Meet the Hewitts: Part eight told about good times at Ringwood Manor and the Hewitt home in Bar Harbor, Maine. This snippet discusses the Hewitt Sisters in their mature years.

Travels and Eccentricities, 1910-1930

“It seems in 1905 that the Hewitts went to Europe and Sally and Nelly thought they would go modern, and purchase an automobile,” wrote Louis West, son of the Hewitts’ gardener, in his memoir, I Remember Ringwood.

red, black and gold old-fashioned car

1905 Renault Town Car, owned by Sarah Cooper Hewitt. Inscription on plaque on dashboard reads: “Miss Sarah Cooper Hewitt, 9 Lexington Avenue, New York”; the reverse side reads: “Miss Sarah Cooper Hewitt, Hotel du Rhin, Place Vendome, Paris”; the French importer’s plaque reads: “Muhlbacher & Fils, Paris.”

With their unique style and strong personalities, the Hewitt Sisters have been described in various publications as being quite eccentric. After they died, stories about them magnified. As they aged, grew plump and became set in their ways, it was written that Sarah and Eleanor resisted all “new- fangled” gadgets, including the automobile and the telephone, swore like truck drivers, and collected pornography. Colorful stories appear at the end of this snippet.

Whether or not the Sisters traveled through Europe in this 1905 Renault, we don’t know. Twenty-five small 3″ x 5 1/2″ travel diaries, maintained by Eleanor Hewitt over many years, reveal that they spent a lot of time traveling by car, and that this extensive travel would have required being driven by a chauffeur, in a touring car, with a butler (and pehaps a maid) with room for luggage and purchases in a rack on top. Journeys through Italy, France, Holland, Belgium, Denmark, Austria, Switzerland, Poland, Germany, and the United States are documented, and methodically organized like the Museum Encyclopedic Scrapbooks, geographically by country, city and village. As they revisited a city or site over the years, they would update entries.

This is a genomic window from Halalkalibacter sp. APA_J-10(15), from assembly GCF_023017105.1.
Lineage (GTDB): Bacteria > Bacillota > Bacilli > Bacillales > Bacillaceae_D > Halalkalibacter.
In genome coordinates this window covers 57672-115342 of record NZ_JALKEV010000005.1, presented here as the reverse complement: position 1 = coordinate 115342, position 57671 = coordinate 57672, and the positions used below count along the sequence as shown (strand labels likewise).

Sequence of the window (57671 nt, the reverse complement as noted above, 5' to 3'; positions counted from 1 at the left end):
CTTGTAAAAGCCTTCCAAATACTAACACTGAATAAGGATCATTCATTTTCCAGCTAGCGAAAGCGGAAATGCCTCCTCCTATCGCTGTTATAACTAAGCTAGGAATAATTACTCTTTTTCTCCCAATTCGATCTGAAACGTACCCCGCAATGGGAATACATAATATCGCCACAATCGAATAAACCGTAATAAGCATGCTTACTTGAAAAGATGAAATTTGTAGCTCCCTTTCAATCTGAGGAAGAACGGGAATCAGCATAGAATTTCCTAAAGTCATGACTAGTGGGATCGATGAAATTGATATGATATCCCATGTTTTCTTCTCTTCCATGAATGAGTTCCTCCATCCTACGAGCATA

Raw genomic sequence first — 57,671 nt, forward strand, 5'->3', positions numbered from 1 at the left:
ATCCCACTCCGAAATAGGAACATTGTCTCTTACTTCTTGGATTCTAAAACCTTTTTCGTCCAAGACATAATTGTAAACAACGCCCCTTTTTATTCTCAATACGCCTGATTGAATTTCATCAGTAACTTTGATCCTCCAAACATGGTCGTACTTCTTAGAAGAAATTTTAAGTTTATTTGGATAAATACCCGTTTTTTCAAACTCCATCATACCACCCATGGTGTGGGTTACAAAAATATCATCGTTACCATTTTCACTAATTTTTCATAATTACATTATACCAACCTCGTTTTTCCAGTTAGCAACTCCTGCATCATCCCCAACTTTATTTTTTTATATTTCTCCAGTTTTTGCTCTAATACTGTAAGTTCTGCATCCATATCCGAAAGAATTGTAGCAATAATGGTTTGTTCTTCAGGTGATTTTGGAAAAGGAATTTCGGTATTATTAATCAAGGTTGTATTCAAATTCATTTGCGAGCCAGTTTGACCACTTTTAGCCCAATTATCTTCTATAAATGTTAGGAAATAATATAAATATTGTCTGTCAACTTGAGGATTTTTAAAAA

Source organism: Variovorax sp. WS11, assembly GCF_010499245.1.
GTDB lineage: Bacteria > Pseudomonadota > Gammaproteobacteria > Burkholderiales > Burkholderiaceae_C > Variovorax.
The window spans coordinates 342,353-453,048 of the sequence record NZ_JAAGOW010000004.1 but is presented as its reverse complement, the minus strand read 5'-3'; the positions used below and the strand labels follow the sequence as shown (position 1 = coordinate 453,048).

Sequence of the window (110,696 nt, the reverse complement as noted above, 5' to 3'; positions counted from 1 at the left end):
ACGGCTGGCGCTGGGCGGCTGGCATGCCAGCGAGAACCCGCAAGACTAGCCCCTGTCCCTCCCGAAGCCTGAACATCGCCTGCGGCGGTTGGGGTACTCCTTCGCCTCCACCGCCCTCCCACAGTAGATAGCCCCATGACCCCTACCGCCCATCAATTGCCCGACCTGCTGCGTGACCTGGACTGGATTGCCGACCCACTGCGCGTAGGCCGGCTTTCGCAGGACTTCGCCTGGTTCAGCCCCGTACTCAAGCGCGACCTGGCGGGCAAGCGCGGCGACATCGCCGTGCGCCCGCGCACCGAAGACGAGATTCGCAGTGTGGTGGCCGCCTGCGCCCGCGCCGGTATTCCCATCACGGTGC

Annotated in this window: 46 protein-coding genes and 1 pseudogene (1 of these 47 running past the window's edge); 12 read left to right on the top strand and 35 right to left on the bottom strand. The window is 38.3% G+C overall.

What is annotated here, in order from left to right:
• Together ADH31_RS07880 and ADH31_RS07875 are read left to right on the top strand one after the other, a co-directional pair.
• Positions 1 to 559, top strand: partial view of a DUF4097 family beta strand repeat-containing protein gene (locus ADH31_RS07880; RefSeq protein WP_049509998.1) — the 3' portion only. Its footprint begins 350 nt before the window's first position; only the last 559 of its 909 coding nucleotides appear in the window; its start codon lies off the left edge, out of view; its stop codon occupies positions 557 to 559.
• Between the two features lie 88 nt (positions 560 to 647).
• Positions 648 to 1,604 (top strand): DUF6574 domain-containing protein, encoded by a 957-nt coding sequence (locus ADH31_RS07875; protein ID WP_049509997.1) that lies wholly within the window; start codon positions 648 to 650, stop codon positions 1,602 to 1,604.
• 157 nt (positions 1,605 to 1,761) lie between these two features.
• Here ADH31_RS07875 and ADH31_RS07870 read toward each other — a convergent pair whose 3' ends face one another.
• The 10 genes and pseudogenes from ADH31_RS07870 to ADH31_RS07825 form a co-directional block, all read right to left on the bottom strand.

handwritten and typed notes with some sketches

handwritten and typed notes with some sketches

Pages from one of the Italian travel diaries. Cooper-Hewitt, National Design Museum Library.

With writing in Eleanor’s hand, the diaries precisely describe facts about cities, important country homes and gardens visited, or listed to be visited, over a typical three-month sojourn, usually into the Fall. Typed passages from travel writers, including Edith Wharton, are included. Her sketches document details, and her personal comments on hotels and facilities are endearing “Clean enough to stay. Food decent. Not too clean, but a pretty good lunch.” Sometimes she gives distances for travel by car or train. If Sarah also kept records, they haven’t been found.

three pencil sketches

A separate sketch book illustrates a variety of scenes and details. What is the meaning of “Sally’s Bas Relief”?

Each time the sisters went to Europe, members of the Council of the Museum gave them “large checks to buy the best that could be found in the way of fine things to enhance the beauty and working qualities of the Museum,” wrote Eleanor in 1919. “With munificence past belief, the Council has facilitated the purchase of hundreds of unique objects . . . which have been fruitful sources of inspiration and in constant use by artist artisans.” Eleanor and Sarah also searched for and purchased rare books from a Reference Library Fund designated for ancient and modern illustrated art books, priceless for study.

Tile with painting of a man carrying baskets

Glazed earthenware tile from Spain, late 18th-early 19th Century. One of a collection of 350 art tiles, gift of Sarah and Eleanor Hewitt, 1920. Cooper-Hewitt, National Design Museum.

three tattered bits of paper with print and handwriting on them

Left: Bill of Purchase, Brentano’s, Paris. Among the listing of rare books, note the “6 vols of Palladio Architecture, 60.00” ; Right: Eleanor’s packing list for Museum purchases. Courtesy of Smithsonian Institution Archives.

The travel diaries pause from European travel during World War I. From 1914 to 1917, the sisters traveled by car or train to historic homes, gardens, colleges, museums, and other destinations throughout the United States, noted alphabetically, “Maine,” “Maryland,” “Massachusetts,” “New Jersey,” “New Hampshire,” etc., down to “Virginia.” In a 1915 entry, Eleanor wrote she had been “photoing lovely houses.” Apparently, she took photographs, but they have not been saved.